In a sign of how many restaurant professionals now attend the conference, distillers from craft brands like Nashville’s Belle Meade and even industry names like Shaun Caleb of El Dorado actually worked their booths at the SACC events, giving bartenders and fans a chance to chat with the lauded spirit makers.
In a rock battle for the ages, both Bob Dylan and Metallica’s new whiskey brands each had a large SACC presence. Dylan’s Heaven’s Door hosted a rooftop event at the St. Anthony complete with taco bar and a DJ spinning Dylan covers from U2, Emmylou Harris, and The Neville Brothers. Meanwhile, Metallica’s Blackened American whiskey (made in collaboration with recently deceased distilling legend Dave Pickerell) attracted a lot of curiosity at the tasting suites. Neither Dylan nor Metallica attended, but the audience consensus seemed to be that each were a bit pricey compared to similar offerings from whiskeys not affiliated with a rock artist.
In the midst of a global resurgence, a collection of Genever brands were a big presence at this year’s SACC. The well-known Bols Genever (a sweeter gin that appeals to whiskey drinkers) was joined at the bar by brands less familiar in the U.S. such as de Borgen, Bobby’s Schiedam, and Rutte Old Simon. The spirit category hopes to recapture some of its American pre-Prohibition popularity in the coming years.
At Saturday’s author brunch at San Antonio seafood restaurant Rebelle, current and former Austinites Jason Kosmas, Tipsy Texan David Alan, and Emma Janzen took advantage of being in the same room to catch up. Kosmas officially left liquor company The 86 Co., but remains based in Austin. Former Austin American-Statesman drinks columnist Janzen is now based in Chicago as digital editor at Imbibe, and is working on a new beverage book to follow her James Beard-nominated Mezcal.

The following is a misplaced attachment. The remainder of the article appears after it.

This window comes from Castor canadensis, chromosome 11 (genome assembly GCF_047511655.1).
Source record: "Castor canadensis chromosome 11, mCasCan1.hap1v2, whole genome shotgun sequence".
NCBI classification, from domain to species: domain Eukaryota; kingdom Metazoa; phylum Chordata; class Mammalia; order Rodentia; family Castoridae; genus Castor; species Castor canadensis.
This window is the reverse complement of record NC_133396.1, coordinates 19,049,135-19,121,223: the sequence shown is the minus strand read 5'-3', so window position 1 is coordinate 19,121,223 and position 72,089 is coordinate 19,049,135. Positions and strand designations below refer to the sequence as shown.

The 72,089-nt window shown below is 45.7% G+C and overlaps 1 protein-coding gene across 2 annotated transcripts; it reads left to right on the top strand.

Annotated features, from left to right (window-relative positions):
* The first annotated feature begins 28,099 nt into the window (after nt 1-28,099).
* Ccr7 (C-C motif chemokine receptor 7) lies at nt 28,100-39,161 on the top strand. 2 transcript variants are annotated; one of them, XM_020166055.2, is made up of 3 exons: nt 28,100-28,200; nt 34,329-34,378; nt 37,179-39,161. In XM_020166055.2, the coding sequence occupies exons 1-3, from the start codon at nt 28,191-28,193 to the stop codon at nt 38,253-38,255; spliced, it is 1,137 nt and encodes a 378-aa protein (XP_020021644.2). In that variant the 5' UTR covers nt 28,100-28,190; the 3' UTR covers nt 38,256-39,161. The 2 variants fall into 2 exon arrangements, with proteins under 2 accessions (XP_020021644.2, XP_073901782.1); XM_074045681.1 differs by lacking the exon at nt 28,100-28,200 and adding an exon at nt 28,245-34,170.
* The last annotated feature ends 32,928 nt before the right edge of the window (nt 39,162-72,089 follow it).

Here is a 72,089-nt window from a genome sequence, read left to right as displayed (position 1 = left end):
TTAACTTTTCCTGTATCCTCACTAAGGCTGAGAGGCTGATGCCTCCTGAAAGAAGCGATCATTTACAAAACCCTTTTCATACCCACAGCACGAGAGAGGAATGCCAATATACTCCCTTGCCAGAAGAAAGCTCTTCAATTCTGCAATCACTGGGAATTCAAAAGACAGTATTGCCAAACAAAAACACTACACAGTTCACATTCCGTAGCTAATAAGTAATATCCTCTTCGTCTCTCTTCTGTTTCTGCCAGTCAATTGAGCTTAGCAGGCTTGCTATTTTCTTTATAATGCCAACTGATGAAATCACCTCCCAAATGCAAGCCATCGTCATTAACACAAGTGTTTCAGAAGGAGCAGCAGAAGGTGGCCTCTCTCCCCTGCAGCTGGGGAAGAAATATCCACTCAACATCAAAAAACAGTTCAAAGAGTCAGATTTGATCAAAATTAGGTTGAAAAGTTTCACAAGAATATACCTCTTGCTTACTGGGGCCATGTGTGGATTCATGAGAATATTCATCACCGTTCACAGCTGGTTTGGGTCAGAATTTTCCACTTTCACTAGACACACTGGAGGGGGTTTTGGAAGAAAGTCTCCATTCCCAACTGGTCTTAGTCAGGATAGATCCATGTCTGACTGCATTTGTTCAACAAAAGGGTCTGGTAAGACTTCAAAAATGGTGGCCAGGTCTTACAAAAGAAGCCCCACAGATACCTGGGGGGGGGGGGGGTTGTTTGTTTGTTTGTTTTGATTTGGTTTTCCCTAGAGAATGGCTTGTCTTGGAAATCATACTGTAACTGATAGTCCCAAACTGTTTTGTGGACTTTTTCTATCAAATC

Devil’s River Rye showed well among the many Texas whiskey offerings at the festival. The distillery is currently building a tasting room and distillery in the downtown San Antonio area, though their production is currently based in Dallas.
The conference’s success was tempered a bit by business realities, as top San Antonio cocktail bars The Last Word and Juniper Tar both shuttered since last year’s event. The Last Word was used as a special event space by Oregon’s Westward Whiskey for a day party.
A delegation from Canadian whisky giants Corby poured generous drams of their whisky line from inside a huge yurt at two events. (Everyone wanted to sit inside the yurt.) These included an surprisingly light-bodied 18-year JP Wiser’s and a new four-grain whisky, Gooderham & Worts, which will debut in the U.S. this summer. New York bar legend Jim Meehan appeared at the Canadian whisky seminar, saying “he was drinking the Kool-Aid” after a recent Canadian distillery tour and recommending the budget-priced JP Wiser’s Rye as a solid well pour for craft cocktail applications.
Texas spirit brands continued to show maturity and creativity in their SACC cocktail presentations: San Antonio’s Seersucker Gin Southside, which featured a citrus and spice profile making it handy as a mixer, and Hye’s Garrison Brothers’ Manhattan cocktail were particular highlights of the marquee Come And Taste It event.
A workshop on citrus use in bars drew a packed house from The 86 Co’s Máté Hartai. Tips on the differing acidity between lime top and bottom halves, reducing lemon and lime waste through proper walk-in storage, and batch juicing to balance acidity may have seemed granular to the layman, but the trade audience was engrossed and enjoyed sampling gimlets made with five different ages of lime.
The team from San Antonio’s Paramour bar went over the top with a space theme at Friday’s Waldorf On The Prairie, complete with astronaut costumes, ’70s shag rugs, and metallic silver dresses and makeup. The rugs were in fact so shaggy that hotel security identified them as a potential tripping hazard (fair, given the event’s focus on drinking) and promptly took them away.